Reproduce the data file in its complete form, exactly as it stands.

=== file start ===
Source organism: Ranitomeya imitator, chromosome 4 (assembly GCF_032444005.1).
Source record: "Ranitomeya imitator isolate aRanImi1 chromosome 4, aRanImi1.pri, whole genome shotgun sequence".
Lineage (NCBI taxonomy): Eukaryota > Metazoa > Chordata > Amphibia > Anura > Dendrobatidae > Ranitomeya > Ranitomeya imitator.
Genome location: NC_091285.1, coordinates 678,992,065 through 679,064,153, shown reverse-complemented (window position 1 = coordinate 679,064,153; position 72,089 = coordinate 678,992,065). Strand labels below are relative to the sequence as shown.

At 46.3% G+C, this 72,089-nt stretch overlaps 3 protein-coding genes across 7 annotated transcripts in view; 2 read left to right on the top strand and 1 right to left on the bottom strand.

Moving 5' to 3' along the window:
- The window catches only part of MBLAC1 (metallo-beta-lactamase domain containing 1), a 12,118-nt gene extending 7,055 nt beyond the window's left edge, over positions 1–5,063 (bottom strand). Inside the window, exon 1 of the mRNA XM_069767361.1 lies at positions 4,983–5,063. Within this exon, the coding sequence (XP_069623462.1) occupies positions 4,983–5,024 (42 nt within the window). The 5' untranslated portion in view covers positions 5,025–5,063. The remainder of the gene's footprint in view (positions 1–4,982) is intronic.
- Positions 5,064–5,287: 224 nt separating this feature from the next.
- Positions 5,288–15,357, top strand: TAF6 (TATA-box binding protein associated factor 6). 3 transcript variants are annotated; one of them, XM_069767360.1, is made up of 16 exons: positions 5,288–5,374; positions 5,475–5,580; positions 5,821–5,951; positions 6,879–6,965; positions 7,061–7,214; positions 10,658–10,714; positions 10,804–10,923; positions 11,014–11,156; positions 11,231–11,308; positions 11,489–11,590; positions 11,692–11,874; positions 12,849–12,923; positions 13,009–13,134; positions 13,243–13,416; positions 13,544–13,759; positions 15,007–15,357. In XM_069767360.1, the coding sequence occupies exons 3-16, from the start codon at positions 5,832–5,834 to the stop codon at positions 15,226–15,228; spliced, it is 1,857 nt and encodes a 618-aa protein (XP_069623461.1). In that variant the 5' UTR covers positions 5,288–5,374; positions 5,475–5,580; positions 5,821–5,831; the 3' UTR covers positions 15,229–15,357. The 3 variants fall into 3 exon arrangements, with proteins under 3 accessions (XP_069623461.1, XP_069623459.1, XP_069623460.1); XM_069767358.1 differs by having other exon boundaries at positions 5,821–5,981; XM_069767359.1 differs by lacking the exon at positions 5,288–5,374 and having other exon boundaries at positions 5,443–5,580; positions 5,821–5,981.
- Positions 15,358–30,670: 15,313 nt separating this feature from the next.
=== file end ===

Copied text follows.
Source organism: Ranitomeya imitator, chromosome 4 (assembly GCF_032444005.1).
Source record: "Ranitomeya imitator isolate aRanImi1 chromosome 4, aRanImi1.pri, whole genome shotgun sequence".
Lineage (NCBI taxonomy): Eukaryota > Metazoa > Chordata > Amphibia > Anura > Dendrobatidae > Ranitomeya > Ranitomeya imitator.
Genome location: NC_091285.1, coordinates 678,992,065 through 679,064,153, shown reverse-complemented (window position 1 = coordinate 679,064,153; position 72,089 = coordinate 678,992,065). Strand labels below are relative to the sequence as shown.

At 46.3% G+C, this 72,089-nt stretch overlaps 3 protein-coding genes across 7 annotated transcripts in view; 2 read left to right on the top strand and 1 right to left on the bottom strand.

Moving 5' to 3' along the window:
- The window catches only part of MBLAC1 (metallo-beta-lactamase domain containing 1), a 12,118-nt gene extending 7,055 nt beyond the window's left edge, over positions 1–5,063 (bottom strand). Inside the window, exon 1 of the mRNA XM_069767361.1 lies at positions 4,983–5,063. Within this exon, the coding sequence (XP_069623462.1) occupies positions 4,983–5,024 (42 nt within the window). The 5' untranslated portion in view covers positions 5,025–5,063. The remainder of the gene's footprint in view (positions 1–4,982) is intronic.
- Positions 5,064–5,287: 224 nt separating this feature from the next.
- Positions 5,288–15,357, top strand: TAF6 (TATA-box binding protein associated factor 6). 3 transcript variants are annotated; one of them, XM_069767360.1, is made up of 16 exons: positions 5,288–5,374; positions 5,475–5,580; positions 5,821–5,951; positions 6,879–6,965; positions 7,061–7,214; positions 10,658–10,714; positions 10,804–10,923; positions 11,014–11,156; positions 11,231–11,308; positions 11,489–11,590; positions 11,692–11,874; positions 12,849–12,923; positions 13,009–13,134; positions 13,243–13,416; positions 13,544–13,759; positions 15,007–15,357. In XM_069767360.1, the coding sequence occupies exons 3-16, from the start codon at positions 5,832–5,834 to the stop codon at positions 15,226–15,228; spliced, it is 1,857 nt and encodes a 618-aa protein (XP_069623461.1). In that variant the 5' UTR covers positions 5,288–5,374; positions 5,475–5,580; positions 5,821–5,831; the 3' UTR covers positions 15,229–15,357. The 3 variants fall into 3 exon arrangements, with proteins under 3 accessions (XP_069623461.1, XP_069623459.1, XP_069623460.1); XM_069767358.1 differs by having other exon boundaries at positions 5,821–5,981; XM_069767359.1 differs by lacking the exon at positions 5,288–5,374 and having other exon boundaries at positions 5,443–5,580; positions 5,821–5,981.
- Positions 15,358–30,670: 15,313 nt separating this feature from the next.